Tom Bethell, a British expat with one of the most graceful writing styles in Washington, passed away last month at the age of 84. For going on 40 years, Tom was a columnist for the American Spectator. I wrote for the Spectator in the mid-late 1990s, and Tom was always one of my fav folks to encounter at lavish Spectator dinners. He had a much better BS radar than most Washingtonians. His sardonic comments were often a highlight of the evening.
Tom recognized how the phrase “matured” is used in Washington as praise for Republicans who betray their principles. And when a Republican himself brags how much he’s “grown,” he became a sure bet to win Tom’s “Strange New Respect Award” for sell-outs.
Tom was a frequent guest on C-SPAN; his appearances from 1985 onward are available here.
After coming to America in the 1960s, Tom worked as a reporter in New Orleans. I don’t know if his passion for jazz preceded that but he did write a book in 1977 on George Lewis: A Jazzman from New Orleans. Tom’s writing on jazz was quoted in the Ken Burns’ PBS history of jazz. Tom and I had a good palaver on Jelly Roll Morton, one of my favorite early jazz masters.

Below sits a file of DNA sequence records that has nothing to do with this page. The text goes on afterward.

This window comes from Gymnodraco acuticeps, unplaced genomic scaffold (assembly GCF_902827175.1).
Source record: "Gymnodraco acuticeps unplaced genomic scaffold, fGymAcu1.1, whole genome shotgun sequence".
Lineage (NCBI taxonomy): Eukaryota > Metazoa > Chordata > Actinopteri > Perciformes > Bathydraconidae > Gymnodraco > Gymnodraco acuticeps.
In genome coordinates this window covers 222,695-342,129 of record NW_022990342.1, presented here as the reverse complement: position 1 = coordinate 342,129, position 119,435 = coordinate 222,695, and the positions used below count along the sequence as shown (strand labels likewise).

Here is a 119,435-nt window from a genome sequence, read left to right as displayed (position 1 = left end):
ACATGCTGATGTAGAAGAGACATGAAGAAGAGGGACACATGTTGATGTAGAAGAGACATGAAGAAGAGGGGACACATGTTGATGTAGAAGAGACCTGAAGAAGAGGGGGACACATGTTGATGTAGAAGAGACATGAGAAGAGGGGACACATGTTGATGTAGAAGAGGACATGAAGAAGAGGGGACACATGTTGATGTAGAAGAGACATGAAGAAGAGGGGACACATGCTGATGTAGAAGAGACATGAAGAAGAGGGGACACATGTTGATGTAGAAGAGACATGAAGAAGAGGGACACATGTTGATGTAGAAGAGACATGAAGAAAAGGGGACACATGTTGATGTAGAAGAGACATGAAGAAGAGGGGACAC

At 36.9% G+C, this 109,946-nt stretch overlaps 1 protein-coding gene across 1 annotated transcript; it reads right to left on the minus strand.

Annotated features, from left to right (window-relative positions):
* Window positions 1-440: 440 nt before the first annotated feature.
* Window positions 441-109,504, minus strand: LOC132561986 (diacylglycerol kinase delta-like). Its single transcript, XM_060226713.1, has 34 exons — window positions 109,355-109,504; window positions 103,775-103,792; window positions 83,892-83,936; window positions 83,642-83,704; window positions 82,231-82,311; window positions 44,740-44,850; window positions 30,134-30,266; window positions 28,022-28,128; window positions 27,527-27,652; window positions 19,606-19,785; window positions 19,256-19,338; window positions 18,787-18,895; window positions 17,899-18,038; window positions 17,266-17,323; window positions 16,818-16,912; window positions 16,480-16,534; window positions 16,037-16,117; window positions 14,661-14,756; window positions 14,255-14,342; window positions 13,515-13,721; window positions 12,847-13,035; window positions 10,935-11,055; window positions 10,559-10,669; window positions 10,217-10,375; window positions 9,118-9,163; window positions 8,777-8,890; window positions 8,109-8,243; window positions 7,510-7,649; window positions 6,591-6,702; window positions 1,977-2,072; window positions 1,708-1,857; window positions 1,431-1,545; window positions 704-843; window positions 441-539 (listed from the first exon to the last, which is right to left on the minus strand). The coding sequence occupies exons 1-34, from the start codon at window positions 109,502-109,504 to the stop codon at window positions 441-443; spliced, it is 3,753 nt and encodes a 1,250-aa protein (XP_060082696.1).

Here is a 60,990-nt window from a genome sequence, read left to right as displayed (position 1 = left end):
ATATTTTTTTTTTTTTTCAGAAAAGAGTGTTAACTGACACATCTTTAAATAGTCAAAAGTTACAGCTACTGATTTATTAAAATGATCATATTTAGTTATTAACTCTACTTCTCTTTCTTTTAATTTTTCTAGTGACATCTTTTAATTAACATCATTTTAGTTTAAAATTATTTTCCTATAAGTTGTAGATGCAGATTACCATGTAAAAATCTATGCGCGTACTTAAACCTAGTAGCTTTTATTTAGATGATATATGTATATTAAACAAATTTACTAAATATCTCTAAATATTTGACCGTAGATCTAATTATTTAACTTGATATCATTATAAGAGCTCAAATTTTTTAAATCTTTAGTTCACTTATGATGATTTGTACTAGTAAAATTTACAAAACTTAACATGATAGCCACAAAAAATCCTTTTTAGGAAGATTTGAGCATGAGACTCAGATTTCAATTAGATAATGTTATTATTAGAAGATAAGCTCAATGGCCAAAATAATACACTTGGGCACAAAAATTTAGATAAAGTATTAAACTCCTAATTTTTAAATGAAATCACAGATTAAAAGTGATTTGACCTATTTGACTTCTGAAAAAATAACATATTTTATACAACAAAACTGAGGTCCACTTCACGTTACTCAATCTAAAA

I am indebted to Tom for his kind Wall Street Journal review of Lost Rights: The Destruction of American Liberty (St. Martin’s Press, 1994). Tom recognized the need to document government depredations, as opposed to relying on the usual empty phrases castigating wayward bureaucrats.
Tom wrote one of the best books on property rights, The Noblest Triumph: Property and Prosperity Through the Ages (New York: St. Martin’s Press, 1998). Tom was a long-term visiting fellow at the Hoover Institution at Stanford University. When I was there briefly as a media fellow in the summer of 1996, I had the chance to see that book in manuscript form. When the initial publisher was not wise enough to take the manuscript, I put him in contact with my editor at St. Martin’s Press, Michael Flamini, and that worked out happily for both Tom and St. Martin’s. Tom’s book deftly put property rights in a historical and philosophical perspective. One of my favorite lines from his book: “Private property institutionalizes justice.”
Unlike many Washington writers, Tom did not go to the other side of the barricades in a pro-government panic after the 9/11 attacks. He retained his principles and his wit. I saw him a number of times at the annual Washington reception by the Hoover Institution. At the 2007 reception, I tried to have a little fun wearing an Al Jazeera lapel pin. Tom aptly observed, “People are too old to see the lapel pin.”
Tom is survived by his wife, Donna. The two of them were married for 24 years – a great blessing for them both.